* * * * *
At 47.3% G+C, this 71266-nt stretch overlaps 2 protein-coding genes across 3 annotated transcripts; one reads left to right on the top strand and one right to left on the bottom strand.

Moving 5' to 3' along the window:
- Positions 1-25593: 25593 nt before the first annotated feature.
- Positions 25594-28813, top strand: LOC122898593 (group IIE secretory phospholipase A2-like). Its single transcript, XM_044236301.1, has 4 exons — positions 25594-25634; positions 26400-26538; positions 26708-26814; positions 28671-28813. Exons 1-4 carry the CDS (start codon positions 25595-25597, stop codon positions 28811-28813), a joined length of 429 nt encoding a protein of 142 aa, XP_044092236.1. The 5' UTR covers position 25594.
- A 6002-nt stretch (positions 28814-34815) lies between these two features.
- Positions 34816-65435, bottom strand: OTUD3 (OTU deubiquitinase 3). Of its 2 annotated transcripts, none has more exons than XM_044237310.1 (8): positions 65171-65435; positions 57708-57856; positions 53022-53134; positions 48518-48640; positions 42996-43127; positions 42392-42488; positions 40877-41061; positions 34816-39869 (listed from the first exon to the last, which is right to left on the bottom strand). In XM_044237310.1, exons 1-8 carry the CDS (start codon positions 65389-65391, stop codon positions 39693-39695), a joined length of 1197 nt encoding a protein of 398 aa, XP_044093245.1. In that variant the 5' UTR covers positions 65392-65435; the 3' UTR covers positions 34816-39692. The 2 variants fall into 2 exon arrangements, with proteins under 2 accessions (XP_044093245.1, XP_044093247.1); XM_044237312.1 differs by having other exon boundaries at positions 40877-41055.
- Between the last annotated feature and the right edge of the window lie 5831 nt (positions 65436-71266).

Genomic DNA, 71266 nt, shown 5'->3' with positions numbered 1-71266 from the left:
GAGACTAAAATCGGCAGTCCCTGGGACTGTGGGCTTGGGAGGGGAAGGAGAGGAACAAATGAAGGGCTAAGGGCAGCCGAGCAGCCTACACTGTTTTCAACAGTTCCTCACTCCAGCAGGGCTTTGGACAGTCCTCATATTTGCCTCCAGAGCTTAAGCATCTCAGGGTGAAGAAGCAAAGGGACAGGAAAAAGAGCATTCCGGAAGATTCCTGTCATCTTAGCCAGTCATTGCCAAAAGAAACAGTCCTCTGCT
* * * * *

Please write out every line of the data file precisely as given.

At 47.3% G+C, this 71266-nt stretch overlaps 2 protein-coding genes across 3 annotated transcripts; one reads left to right on the top strand and one right to left on the bottom strand.

Moving 5' to 3' along the window:
- Positions 1-25593: 25593 nt before the first annotated feature.
- Positions 25594-28813, top strand: LOC122898593 (group IIE secretory phospholipase A2-like). Its single transcript, XM_044236301.1, has 4 exons — positions 25594-25634; positions 26400-26538; positions 26708-26814; positions 28671-28813. Exons 1-4 carry the CDS (start codon positions 25595-25597, stop codon positions 28811-28813), a joined length of 429 nt encoding a protein of 142 aa, XP_044092236.1. The 5' UTR covers position 25594.
- A 6002-nt stretch (positions 28814-34815) lies between these two features.
- Positions 34816-65435, bottom strand: OTUD3 (OTU deubiquitinase 3). Of its 2 annotated transcripts, none has more exons than XM_044237310.1 (8): positions 65171-65435; positions 57708-57856; positions 53022-53134; positions 48518-48640; positions 42996-43127; positions 42392-42488; positions 40877-41061; positions 34816-39869 (listed from the first exon to the last, which is right to left on the bottom strand). In XM_044237310.1, exons 1-8 carry the CDS (start codon positions 65389-65391, stop codon positions 39693-39695), a joined length of 1197 nt encoding a protein of 398 aa, XP_044093245.1. In that variant the 5' UTR covers positions 65392-65435; the 3' UTR covers positions 34816-39692. The 2 variants fall into 2 exon arrangements, with proteins under 2 accessions (XP_044093245.1, XP_044093247.1); XM_044237312.1 differs by having other exon boundaries at positions 40877-41055.
- Between the last annotated feature and the right edge of the window lie 5831 nt (positions 65436-71266).

Genomic DNA, 71266 nt, shown 5'->3' with positions numbered 1-71266 from the left:
GAGACTAAAATCGGCAGTCCCTGGGACTGTGGGCTTGGGAGGGGAAGGAGAGGAACAAATGAAGGGCTAAGGGCAGCCGAGCAGCCTACACTGTTTTCAACAGTTCCTCACTCCAGCAGGGCTTTGGACAGTCCTCATATTTGCCTCCAGAGCTTAAGCATCTCAGGGTGAAGAAGCAAAGGGACAGGAAAAAGAGCATTCCGGAAGATTCCTGTCATCTTAGCCAGTCATTGCCAAAAGAAACAGTCCTCTGCT